Jones, who entered Thursday with a National League-best .346 batting average, believes there's a chance he could return to the lineup for Friday's series opener in Arizona. When he tweaked the groin on June 20, he needed just two days of rest before feeling healthy enough to return.
The only game he missed during that span came on June 22, when Smoltz's postgame comments drew the ire of Jones, who believed his longtime teammate was questioning his heart. Smoltz adamantly denied any attempt to call out the veteran third baseman, who has been injury-plagued since the start of the 2004 season.
Dating back to that minor verbal spat, this marked the first time Jones has been out of the lineup. Since June 13, when he ended a three-week disabled list stint that was necessitated by a pair of sore hands, he's hit .397 (56-for-141) with five homers a .488 on-base percentage and .574 slugging percentage.
Jones wasn't the only productive force Braves manager Bobby Cox chose to keep out of Thursday's lineup. Wanting to give Edgar Renteria a chance to rest, he utilized Yunel Escobar as his starting shortstop.
Since the All-Star break, Renteria has hit .419 (26-for-62). His .335 batting average ranks fourth in the NL, trailing Jones, Florida's Hanley Ramirez and Chicago's Derrek Lee.
Both Jones and Renteria were available to pinch-hit.
Trade winds: While Rangers first baseman Mark Teixeira has created most of this week's excitement, he's far from being the only player on the Braves radar. Braves general manager John Schuerholz has said pitching is a priority and his scouts are attempting to find some on a thin market.
The Pirates have let teams know right-handed relievers Shawn Chacon and Salomon Torres along with left-handed reliever Damaso Marte are available. In addition, they've made it known the price for any of them would be a player immediately ready to contribute at the Major League level.
Unless the asking price for Marte decreases, count the Braves as one of the many teams who won't be dealing with Pirates general manager Dave Littlefield over the course of the next few days.
With the Phillies (Chase Utley and Ryan Howard) and Mets (Shawn Green and Carlos Delgado) both possessing a pair of dangerous left-handed sluggers, Jones believes winning the National League East might hinge on the Braves ability to find a left-handed reliever.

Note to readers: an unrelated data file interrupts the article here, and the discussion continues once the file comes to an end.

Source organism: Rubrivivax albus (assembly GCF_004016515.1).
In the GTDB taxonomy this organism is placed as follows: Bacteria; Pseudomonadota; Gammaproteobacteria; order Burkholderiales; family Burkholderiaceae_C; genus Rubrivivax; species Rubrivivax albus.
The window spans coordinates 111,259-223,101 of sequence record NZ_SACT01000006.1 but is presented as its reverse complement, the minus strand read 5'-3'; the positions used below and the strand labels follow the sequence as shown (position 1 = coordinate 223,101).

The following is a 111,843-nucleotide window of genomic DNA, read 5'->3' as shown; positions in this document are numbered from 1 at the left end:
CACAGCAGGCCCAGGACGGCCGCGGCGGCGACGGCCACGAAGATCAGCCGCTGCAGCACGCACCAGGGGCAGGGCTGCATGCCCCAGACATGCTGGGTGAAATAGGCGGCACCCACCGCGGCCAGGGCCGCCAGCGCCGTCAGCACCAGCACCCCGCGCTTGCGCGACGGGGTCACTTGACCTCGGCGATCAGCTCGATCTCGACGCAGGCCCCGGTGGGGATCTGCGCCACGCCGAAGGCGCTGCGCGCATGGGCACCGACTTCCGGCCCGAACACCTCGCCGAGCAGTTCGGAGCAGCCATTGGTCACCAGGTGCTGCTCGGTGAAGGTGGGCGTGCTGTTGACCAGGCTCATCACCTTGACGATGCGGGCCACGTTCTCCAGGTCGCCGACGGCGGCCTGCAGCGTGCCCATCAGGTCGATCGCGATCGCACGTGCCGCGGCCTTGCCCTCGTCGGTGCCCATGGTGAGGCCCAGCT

"It's going to be imperative for us to get those guys out," Jones said.
If Marte's asking price decreases, he might prove to be the best option. In 41 appearances, he's posted a 1.41 ERA and limited opponents to a .170 batting average. Left-handed hitters are batting .085 against him.
Franco sits: Since signing with the Braves last week, Julio Franco has been a mainstay in the lineup. Thursday marked just the second time in eight games that the 48 year-old first baseman was used as a bench player. He was replaced in the lineup with Scott Thorman.
Franco has recorded just four hits in 23 at-bats with the Braves, but Cox has been happy with his swings and even more impressed with the defense he's provided at first base. The nifty double play that he began and completed on Tuesday night drew rave reviews.
"We haven't had great defense over there all year long," Cox said. "It's been good, but not great like Julio."
Tough luck: When his offense deserted him again in Wednesday night's loss, Chuck James had reason to feel frustrated. He hasn't allowed more than two runs in any of his past five starts, but still has just two wins to show for his efforts during that span.
But James isn't alone in the tough-luck department.
Among those Major Leaguers who have made at least five starts since June 25, James' 1.47 ERA during that span ranks third. Leading that category is San Diego's Chris Young, whose 0.96 ERA has also equated to just two wins.
Coming Up: The Braves will begin a three-game series in Arizona against the Diamondbacks at 9:40 p.m. ET on Friday. They'll send Jo-Jo Reyes (0-1, 6.14 ERA) to the mound to oppose Yusmeiro Petit (2-2, 2.54 ERA).